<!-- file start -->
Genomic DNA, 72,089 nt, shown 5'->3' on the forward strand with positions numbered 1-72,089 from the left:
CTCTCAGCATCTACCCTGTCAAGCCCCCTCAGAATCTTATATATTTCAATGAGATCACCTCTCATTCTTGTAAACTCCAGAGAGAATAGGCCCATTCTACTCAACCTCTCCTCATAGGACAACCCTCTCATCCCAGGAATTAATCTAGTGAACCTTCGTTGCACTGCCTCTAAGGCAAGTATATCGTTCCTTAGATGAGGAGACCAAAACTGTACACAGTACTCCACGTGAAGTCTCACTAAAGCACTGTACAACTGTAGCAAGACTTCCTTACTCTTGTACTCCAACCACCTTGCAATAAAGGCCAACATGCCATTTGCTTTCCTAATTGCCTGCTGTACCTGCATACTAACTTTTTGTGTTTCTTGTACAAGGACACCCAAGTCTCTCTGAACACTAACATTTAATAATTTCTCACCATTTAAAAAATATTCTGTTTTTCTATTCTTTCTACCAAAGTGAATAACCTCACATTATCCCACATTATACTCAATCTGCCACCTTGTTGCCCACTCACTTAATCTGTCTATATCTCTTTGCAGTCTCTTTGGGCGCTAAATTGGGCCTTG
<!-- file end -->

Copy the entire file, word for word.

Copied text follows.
Genomic DNA, 72,089 nt, shown 5'->3' on the forward strand with positions numbered 1-72,089 from the left:
CTCTCAGCATCTACCCTGTCAAGCCCCCTCAGAATCTTATATATTTCAATGAGATCACCTCTCATTCTTGTAAACTCCAGAGAGAATAGGCCCATTCTACTCAACCTCTCCTCATAGGACAACCCTCTCATCCCAGGAATTAATCTAGTGAACCTTCGTTGCACTGCCTCTAAGGCAAGTATATCGTTCCTTAGATGAGGAGACCAAAACTGTACACAGTACTCCACGTGAAGTCTCACTAAAGCACTGTACAACTGTAGCAAGACTTCCTTACTCTTGTACTCCAACCACCTTGCAATAAAGGCCAACATGCCATTTGCTTTCCTAATTGCCTGCTGTACCTGCATACTAACTTTTTGTGTTTCTTGTACAAGGACACCCAAGTCTCTCTGAACACTAACATTTAATAATTTCTCACCATTTAAAAAATATTCTGTTTTTCTATTCTTTCTACCAAAGTGAATAACCTCACATTATCCCACATTATACTCAATCTGCCACCTTGTTGCCCACTCACTTAATCTGTCTATATCTCTTTGCAGTCTCTTTGGGCGCTAAATTGGGCCTTG